Bruce Ginders

Bruce Ginders joined the Royal Navy from New Zealand in 1939. He joined his first and only ship, HMS Exeter in Singapore. Exeter was still in damaged condition from the Battle of the River Plate when in company with HMS Ajax & HMNZS Achilles they damaged and forced the retreat and subsequent scuttling of the German pocket battle ship Graf Spee.

In February 1942 HMS Exeter in company with a force of American, Dutch, Australian and other British ships (ABDACOM) under Dutch Admiral Karel Willem Frederik Marie Doorman engaged Japanese Imperial naval forces in the protracted and disastrous Battle of the Java Sea.

Badly damaged with all three main turrets destroyed the Exeter attempted to escape with the destroyer HMS Electra sunk while covering the withdrawal. On the 1st of March Exeter was overtaken by a Japanese cruiser force and around midday went down after being struck by gunfire and at least one torpedo.




Bruce was one of the roughly 100 of the crew who survived the sinking and subsequent captivity by the Japanese. He spent the remainder of the war in in an unregistered camp on the island of Celebes. He never spoke of this period.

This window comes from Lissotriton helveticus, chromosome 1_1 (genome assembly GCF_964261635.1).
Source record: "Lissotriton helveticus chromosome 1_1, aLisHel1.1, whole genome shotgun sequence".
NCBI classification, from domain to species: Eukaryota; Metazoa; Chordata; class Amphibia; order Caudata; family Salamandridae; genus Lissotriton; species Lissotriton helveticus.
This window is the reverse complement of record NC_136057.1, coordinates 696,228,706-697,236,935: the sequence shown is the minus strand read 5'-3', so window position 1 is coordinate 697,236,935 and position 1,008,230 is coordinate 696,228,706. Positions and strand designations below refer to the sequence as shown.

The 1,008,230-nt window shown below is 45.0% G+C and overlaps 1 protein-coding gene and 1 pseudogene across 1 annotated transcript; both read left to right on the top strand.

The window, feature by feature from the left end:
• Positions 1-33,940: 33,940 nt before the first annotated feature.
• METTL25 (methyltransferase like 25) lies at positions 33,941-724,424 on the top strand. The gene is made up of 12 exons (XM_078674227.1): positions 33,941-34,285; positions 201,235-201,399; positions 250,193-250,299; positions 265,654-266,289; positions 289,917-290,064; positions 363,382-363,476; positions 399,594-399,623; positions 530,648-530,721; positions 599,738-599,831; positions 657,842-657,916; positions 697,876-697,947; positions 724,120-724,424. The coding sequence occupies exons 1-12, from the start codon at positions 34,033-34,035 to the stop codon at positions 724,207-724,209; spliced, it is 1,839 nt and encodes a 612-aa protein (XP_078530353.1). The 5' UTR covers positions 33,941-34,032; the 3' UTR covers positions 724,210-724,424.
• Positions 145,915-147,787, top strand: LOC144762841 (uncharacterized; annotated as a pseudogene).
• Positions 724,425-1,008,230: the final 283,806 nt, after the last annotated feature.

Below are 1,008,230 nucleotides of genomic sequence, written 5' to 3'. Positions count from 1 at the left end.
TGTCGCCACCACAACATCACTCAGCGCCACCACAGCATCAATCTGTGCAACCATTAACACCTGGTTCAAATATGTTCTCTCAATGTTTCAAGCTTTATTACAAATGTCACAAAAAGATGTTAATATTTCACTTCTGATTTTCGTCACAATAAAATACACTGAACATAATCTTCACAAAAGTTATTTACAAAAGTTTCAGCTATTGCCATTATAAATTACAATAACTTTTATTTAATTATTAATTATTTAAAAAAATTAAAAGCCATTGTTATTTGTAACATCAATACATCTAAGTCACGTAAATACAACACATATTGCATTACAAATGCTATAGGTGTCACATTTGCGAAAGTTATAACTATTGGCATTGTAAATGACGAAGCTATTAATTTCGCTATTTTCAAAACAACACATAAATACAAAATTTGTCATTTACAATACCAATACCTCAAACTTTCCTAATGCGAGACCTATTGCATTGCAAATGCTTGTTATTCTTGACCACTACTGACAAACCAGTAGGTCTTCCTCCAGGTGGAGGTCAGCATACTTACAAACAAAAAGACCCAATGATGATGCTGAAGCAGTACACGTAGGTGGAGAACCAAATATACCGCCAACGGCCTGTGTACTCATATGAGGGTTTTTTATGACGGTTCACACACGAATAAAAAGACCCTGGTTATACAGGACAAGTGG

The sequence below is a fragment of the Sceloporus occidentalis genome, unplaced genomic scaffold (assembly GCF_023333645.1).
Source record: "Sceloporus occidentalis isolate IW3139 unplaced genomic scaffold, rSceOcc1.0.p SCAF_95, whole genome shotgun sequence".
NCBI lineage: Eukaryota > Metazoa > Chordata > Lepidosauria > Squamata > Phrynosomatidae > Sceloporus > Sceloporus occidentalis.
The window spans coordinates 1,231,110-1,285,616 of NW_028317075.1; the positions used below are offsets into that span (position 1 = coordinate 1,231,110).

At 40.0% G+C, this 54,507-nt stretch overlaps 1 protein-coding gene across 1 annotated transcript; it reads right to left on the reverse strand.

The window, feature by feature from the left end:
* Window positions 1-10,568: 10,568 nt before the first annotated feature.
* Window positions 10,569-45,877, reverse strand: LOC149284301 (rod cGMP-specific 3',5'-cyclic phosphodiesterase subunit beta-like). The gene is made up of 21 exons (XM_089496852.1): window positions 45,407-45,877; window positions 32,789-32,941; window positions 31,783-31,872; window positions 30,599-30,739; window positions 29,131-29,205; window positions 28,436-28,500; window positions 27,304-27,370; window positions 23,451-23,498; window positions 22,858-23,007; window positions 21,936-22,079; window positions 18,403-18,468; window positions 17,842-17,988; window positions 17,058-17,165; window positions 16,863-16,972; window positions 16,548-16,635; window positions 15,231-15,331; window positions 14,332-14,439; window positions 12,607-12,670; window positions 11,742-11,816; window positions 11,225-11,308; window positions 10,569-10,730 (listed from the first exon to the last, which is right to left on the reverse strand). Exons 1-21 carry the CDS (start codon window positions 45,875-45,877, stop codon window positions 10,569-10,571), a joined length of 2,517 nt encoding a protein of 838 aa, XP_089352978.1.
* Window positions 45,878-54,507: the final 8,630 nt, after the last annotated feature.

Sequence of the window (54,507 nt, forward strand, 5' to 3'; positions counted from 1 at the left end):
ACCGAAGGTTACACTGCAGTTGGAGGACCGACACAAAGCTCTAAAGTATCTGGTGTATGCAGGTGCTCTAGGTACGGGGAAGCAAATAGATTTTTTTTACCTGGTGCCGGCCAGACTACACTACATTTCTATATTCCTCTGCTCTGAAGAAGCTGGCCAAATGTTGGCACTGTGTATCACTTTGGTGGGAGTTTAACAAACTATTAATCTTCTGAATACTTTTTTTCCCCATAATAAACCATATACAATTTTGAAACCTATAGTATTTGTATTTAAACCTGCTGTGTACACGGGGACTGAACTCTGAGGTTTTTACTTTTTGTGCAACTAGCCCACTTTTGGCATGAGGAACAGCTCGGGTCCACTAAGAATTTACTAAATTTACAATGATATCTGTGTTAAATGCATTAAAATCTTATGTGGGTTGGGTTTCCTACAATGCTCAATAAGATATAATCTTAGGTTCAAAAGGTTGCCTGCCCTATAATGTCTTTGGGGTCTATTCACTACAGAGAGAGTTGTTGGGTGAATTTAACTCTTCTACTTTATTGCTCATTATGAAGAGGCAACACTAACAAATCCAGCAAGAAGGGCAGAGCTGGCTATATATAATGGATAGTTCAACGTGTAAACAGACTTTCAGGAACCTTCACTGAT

Yesterday Bruce died in hospital among members of his family. Four of his Exeter crewmates survive (full crew list here). Bruce will be laid to rest under a New Zealand Ensign on Friday in Auckland.





Bruce Ginders Ord Sig RN

24th Jan 1920 – 21st May 2007


6 Responses to Bruce Ginders

  1. Anne Ginders says:

    Thanks Murray

  2. Brian says:

    I agree, Thanks Murray.

  3. george says:

    Sunset and evening star,
    And one clear call for me!
    And may there be no moaning of the bar,
    When I put out to sea,

    But such a tide as moving seems asleep,
    Too full for sound and foam,
    When that which drew from out the boundless deep
    Turns again home.

    Twilight and evening bell,
    And after that the dark!
    And may there be no sadness of farewell,
    When I embark;

    For tho’ from out our bourne of Time and Place
    The flood may bear me far,
    I hope to see my Pilot face to face
    When I have crossed the bar.

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